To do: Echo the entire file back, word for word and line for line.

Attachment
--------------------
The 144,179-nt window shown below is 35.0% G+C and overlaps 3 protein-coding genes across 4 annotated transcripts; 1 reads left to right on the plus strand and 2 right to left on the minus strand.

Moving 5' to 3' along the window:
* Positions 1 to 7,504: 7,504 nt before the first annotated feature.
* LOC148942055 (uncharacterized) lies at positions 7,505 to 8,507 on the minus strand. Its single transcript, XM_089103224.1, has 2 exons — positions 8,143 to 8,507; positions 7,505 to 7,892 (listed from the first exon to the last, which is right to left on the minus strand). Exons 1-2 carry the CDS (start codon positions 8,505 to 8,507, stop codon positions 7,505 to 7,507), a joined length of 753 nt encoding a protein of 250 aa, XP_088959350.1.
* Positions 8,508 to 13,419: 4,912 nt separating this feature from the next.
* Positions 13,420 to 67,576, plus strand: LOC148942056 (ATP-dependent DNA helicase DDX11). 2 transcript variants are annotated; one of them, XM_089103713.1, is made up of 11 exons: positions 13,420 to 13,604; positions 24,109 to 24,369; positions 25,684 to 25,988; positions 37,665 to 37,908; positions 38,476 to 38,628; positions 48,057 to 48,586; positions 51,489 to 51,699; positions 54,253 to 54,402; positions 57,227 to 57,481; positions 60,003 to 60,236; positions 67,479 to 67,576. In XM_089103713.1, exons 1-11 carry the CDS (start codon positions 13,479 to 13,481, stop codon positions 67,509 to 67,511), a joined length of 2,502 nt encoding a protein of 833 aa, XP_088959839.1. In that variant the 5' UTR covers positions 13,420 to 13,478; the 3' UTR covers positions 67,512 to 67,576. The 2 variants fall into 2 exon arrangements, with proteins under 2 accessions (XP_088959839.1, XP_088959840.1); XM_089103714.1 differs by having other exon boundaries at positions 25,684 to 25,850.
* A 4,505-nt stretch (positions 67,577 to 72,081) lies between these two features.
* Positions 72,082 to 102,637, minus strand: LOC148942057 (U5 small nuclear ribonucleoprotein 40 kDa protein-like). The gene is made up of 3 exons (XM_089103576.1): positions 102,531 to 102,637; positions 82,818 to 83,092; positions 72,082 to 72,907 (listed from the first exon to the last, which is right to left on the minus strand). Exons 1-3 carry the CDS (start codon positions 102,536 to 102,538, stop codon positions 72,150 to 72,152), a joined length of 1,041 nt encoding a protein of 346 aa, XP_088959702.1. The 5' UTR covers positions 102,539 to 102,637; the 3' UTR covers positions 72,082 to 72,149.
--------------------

The 144,179-nt window shown below is 35.0% G+C and overlaps 3 protein-coding genes across 4 annotated transcripts; 1 reads left to right on the plus strand and 2 right to left on the minus strand.

Moving 5' to 3' along the window:
* Positions 1 to 7,504: 7,504 nt before the first annotated feature.
* LOC148942055 (uncharacterized) lies at positions 7,505 to 8,507 on the minus strand. Its single transcript, XM_089103224.1, has 2 exons — positions 8,143 to 8,507; positions 7,505 to 7,892 (listed from the first exon to the last, which is right to left on the minus strand). Exons 1-2 carry the CDS (start codon positions 8,505 to 8,507, stop codon positions 7,505 to 7,507), a joined length of 753 nt encoding a protein of 250 aa, XP_088959350.1.
* Positions 8,508 to 13,419: 4,912 nt separating this feature from the next.
* Positions 13,420 to 67,576, plus strand: LOC148942056 (ATP-dependent DNA helicase DDX11). 2 transcript variants are annotated; one of them, XM_089103713.1, is made up of 11 exons: positions 13,420 to 13,604; positions 24,109 to 24,369; positions 25,684 to 25,988; positions 37,665 to 37,908; positions 38,476 to 38,628; positions 48,057 to 48,586; positions 51,489 to 51,699; positions 54,253 to 54,402; positions 57,227 to 57,481; positions 60,003 to 60,236; positions 67,479 to 67,576. In XM_089103713.1, exons 1-11 carry the CDS (start codon positions 13,479 to 13,481, stop codon positions 67,509 to 67,511), a joined length of 2,502 nt encoding a protein of 833 aa, XP_088959839.1. In that variant the 5' UTR covers positions 13,420 to 13,478; the 3' UTR covers positions 67,512 to 67,576. The 2 variants fall into 2 exon arrangements, with proteins under 2 accessions (XP_088959839.1, XP_088959840.1); XM_089103714.1 differs by having other exon boundaries at positions 25,684 to 25,850.
* A 4,505-nt stretch (positions 67,577 to 72,081) lies between these two features.
* Positions 72,082 to 102,637, minus strand: LOC148942057 (U5 small nuclear ribonucleoprotein 40 kDa protein-like). The gene is made up of 3 exons (XM_089103576.1): positions 102,531 to 102,637; positions 82,818 to 83,092; positions 72,082 to 72,907 (listed from the first exon to the last, which is right to left on the minus strand). Exons 1-3 carry the CDS (start codon positions 102,536 to 102,538, stop codon positions 72,150 to 72,152), a joined length of 1,041 nt encoding a protein of 346 aa, XP_088959702.1. The 5' UTR covers positions 102,539 to 102,637; the 3' UTR covers positions 72,082 to 72,149.